Friday, February 23, 2018

Lying, Affirmative-Action Stealing Replacement Negroes Could Take A DNA Test...,


BostonGlobe |  Warren’s constituents in Massachusetts probably don’t realize how common it is for white people in the South to grow up with stories of distant and heroic Indian ancestors. (And some black Southerners, too: NFL running back Emmitt Smith realized he wasn’t part Cherokee on an episode of NBC’s “Who Do You Think You Are.”) Cherokees married outside their tribe more than other Native Americans — a method of survival in the 17th and 18th centuries — so many people do have distant ties to the group. Their exogamy has allowed thousands of families like mine to claim ancestry, livening up their family trees without ever having to reckon with the genocidal tendencies of some of their forebears.

Nagle and many other Cherokees find this casual appropriation of Native identity deeply offensive. But part of why the stories have such staying power for my family, despite a lack of evidence, is because my family is so sincerely proud of having any connection to Native Americans. My granny and my grandfather greatly admired the tribes that live in Oklahoma, and a group of Comanches sang at my grandfather’s funeral, after the military bugler played taps in honor of his service in World War II.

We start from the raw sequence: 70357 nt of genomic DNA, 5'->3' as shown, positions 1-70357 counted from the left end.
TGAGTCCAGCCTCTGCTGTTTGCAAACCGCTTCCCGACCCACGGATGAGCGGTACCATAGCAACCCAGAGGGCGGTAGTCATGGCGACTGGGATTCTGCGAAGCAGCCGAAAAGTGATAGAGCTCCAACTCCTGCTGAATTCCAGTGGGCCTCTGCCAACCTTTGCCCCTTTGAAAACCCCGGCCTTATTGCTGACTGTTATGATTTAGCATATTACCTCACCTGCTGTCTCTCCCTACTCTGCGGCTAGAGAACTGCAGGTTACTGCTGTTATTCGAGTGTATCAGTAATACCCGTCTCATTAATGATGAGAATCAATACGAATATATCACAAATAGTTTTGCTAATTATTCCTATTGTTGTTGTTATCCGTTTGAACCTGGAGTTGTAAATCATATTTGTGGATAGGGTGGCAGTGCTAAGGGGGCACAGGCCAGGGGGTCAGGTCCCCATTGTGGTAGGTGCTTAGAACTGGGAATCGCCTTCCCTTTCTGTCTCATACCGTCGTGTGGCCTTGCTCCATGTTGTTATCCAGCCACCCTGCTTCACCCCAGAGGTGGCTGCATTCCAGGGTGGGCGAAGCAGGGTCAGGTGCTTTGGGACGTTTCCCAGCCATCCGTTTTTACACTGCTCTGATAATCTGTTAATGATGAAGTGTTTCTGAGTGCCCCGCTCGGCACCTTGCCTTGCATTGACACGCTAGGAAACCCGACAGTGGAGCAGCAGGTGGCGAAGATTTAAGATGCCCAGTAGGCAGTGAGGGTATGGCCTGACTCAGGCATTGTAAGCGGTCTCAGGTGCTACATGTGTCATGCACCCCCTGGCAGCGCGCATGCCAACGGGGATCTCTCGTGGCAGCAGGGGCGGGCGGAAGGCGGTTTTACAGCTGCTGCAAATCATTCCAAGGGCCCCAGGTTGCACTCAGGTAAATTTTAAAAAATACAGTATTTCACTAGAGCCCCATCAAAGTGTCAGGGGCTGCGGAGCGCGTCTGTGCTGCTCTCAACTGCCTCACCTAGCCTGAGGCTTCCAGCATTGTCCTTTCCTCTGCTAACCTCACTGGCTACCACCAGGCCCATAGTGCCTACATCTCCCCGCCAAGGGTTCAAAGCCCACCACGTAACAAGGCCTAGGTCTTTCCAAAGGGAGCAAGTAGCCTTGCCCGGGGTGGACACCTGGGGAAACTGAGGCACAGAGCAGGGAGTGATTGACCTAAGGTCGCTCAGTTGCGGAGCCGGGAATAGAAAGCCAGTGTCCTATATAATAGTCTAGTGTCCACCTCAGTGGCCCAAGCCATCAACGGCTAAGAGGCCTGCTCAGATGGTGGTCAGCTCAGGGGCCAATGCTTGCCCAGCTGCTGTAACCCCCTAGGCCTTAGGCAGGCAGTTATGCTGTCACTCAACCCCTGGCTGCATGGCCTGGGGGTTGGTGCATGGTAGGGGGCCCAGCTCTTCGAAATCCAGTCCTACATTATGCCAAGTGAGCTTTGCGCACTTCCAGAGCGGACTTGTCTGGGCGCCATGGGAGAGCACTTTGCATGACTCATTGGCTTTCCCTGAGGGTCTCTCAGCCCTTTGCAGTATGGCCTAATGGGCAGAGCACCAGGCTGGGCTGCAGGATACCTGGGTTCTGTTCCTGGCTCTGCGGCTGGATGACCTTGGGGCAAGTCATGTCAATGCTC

Warren’s speech last week was well received by the Native Americans in attendance, who generously accepted her assertion that her mother was Native American, despite a lack of documentation. 

“Who are we to say what she is?” said Ricardo Ortiz, a member of the Pueblo of San Felipe tribe in New Mexico. “If she knows what’s in her blood, and believes it, who are we to criticize?”